• Investing Insights & Exclusive Offers → Get Our FREE “Market Brief”
    Sign-up for our free weekly newsletter. Get unparalleled investing insights and exclusive Summer Sale discounts on Hedgeye research.

    Disclaimer: By joining our email marketing list you agree to receive marketing emails from Hedgeye. You may unsubscribe at any time by clicking the unsubscribe link in one of the emails. Use of Hedgeye and any other products available through hedgeye.com are subject to our Terms Of Service and Privacy Policy

9 out of 10 CEOs can’t tell me within a 20% band how many units of apparel are consumed in the US. That’s why I think monitoring the relationship between unit cost and sales matters so much.

Now that so many are realizing the importance of factoring in a macro view with the (always important) company fundamentals, I am getting more questions about changes in the import price environment.

A common mistake out there is that many people look at the percent change in apparel/footwear CPI vs. the percent change in the import cost. If import costs are off by 1%, but consumer prices are off by 2%, then that’s actually a POSITIVE margin event, right?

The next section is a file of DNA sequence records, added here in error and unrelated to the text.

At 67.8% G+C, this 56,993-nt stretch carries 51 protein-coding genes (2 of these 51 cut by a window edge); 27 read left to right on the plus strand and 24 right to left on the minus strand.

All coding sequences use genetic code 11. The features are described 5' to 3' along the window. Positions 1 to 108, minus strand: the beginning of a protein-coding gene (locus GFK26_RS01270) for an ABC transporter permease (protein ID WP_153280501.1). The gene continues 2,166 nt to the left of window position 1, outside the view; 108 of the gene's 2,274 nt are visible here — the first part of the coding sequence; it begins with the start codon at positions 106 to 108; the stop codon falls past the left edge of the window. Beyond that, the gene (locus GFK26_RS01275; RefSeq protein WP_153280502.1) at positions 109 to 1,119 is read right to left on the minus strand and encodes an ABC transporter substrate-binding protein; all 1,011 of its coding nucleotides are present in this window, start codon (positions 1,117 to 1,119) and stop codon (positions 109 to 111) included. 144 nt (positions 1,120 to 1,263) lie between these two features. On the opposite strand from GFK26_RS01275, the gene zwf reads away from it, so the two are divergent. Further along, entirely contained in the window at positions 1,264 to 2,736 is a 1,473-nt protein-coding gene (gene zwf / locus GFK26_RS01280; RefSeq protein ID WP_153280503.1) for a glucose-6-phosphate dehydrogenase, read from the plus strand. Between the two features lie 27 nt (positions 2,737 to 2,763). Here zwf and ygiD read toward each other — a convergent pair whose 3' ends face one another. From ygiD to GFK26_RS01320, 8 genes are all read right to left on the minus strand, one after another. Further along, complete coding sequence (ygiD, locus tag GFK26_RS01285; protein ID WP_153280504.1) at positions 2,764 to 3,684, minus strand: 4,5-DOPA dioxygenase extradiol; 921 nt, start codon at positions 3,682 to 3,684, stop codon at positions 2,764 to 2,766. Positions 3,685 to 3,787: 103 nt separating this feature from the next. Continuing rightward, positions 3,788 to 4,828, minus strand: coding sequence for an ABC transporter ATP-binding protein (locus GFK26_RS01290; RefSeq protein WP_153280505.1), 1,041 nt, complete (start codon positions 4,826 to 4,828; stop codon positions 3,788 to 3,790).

No

Think about it. The average retail price for a garment of apparel is about $10, yet the average fully manufactured/imported cost is $3.50. If costs are down 1%, then that saves $0.035 per garment. This might not seem like much, but multiply it by the 23 billion units of apparel consumed in this country last year and that’s $800mm – yes folks, that’s real money. But if consumer price is down by 2%, then we’re talking a $0.20 hit on each of those garments, or about $4.6bn. So net out the two and the industry is in the hole by $3.8bn. Not good… This is the basis for much of the multi-year call I’ve had – and continue to have – on the industry. Most CEOs I talk to cannot tell me within 5 billion units (yes, that’s 20%) how many units of apparel are consumed each year. Macro might not have mattered over the past decade. But now it does.

That’s why I track the chars below so closely. I don’t care as much about the percent change in cost vs. retail sales as I do in the dollar spread. That’s what really matters. The notable point here is that the past 6 months has actually shown a positive trend for consumption vs. manufactured cost. The latest month turned down again meaningfully. The data is on a one month lag, so we’re looking at Dec – which is hardly relevant about what is to come. But straight lining the trend throughout ’09 does not bode well for margins through mid-year.
Unit cost/revenue spreads have been so positive for so long. They even looked good for 2H08 but recently turned down.